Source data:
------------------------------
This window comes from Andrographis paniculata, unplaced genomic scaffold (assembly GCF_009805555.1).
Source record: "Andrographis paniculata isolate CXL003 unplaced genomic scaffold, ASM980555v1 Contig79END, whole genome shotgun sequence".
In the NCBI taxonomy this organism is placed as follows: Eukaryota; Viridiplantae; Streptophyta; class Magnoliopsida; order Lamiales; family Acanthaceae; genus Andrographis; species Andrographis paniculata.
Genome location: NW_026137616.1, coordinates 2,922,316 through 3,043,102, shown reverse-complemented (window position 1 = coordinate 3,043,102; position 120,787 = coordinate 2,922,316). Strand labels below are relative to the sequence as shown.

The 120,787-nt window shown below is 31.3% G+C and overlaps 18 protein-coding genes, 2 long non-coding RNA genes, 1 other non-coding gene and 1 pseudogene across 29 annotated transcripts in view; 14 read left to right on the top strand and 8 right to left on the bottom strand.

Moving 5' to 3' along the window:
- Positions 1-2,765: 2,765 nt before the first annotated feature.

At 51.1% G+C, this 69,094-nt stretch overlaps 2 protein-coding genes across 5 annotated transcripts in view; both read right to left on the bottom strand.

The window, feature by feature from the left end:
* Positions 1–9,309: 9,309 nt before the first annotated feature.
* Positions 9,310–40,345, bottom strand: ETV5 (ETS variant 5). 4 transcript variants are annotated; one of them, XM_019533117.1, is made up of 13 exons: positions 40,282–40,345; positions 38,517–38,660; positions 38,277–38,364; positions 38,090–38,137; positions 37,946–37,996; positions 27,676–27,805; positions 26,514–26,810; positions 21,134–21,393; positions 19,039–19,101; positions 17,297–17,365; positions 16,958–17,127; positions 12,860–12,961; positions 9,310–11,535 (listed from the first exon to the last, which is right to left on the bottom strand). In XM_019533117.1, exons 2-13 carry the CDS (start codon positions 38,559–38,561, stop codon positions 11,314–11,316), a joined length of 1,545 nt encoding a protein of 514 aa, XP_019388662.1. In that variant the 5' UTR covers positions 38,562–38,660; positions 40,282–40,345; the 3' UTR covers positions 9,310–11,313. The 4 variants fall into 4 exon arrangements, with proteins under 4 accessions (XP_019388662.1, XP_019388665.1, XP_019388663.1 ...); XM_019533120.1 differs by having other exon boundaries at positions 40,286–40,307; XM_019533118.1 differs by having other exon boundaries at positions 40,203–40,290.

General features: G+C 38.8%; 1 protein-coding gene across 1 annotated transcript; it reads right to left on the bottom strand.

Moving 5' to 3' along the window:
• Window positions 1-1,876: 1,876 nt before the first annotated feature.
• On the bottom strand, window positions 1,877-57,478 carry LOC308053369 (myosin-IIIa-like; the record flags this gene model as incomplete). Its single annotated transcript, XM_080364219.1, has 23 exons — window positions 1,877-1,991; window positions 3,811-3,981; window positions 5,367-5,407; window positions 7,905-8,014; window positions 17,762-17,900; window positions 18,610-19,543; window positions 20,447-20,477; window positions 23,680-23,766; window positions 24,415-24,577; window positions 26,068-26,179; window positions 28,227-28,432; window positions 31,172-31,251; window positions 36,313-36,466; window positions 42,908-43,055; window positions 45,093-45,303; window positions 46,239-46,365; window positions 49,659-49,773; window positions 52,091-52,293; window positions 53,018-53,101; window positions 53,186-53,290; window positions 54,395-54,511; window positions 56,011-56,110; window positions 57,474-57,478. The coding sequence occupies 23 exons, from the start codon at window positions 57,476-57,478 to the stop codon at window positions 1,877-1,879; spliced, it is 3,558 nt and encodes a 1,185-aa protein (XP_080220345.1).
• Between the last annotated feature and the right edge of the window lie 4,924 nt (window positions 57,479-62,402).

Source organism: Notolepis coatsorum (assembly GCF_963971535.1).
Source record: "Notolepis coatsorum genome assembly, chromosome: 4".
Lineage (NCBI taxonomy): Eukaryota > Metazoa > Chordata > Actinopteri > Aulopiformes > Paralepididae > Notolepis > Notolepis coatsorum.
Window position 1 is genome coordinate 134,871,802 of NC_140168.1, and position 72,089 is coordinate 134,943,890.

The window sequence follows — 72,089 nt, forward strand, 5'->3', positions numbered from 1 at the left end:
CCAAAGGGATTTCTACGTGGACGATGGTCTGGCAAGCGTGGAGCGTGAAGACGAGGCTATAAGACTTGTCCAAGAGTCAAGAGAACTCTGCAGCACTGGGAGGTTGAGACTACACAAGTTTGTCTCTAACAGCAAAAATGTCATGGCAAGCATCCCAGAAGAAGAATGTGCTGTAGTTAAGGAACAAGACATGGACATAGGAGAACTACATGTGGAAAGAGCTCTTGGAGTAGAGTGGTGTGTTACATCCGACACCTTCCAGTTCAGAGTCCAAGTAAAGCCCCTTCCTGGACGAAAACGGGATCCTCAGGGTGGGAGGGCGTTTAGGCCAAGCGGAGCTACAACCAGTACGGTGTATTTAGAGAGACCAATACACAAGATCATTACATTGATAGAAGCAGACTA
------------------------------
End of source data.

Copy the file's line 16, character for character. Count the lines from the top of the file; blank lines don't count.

• Between the last annotated feature and the right edge of the window lie 4,924 nt (window positions 57,479-62,402).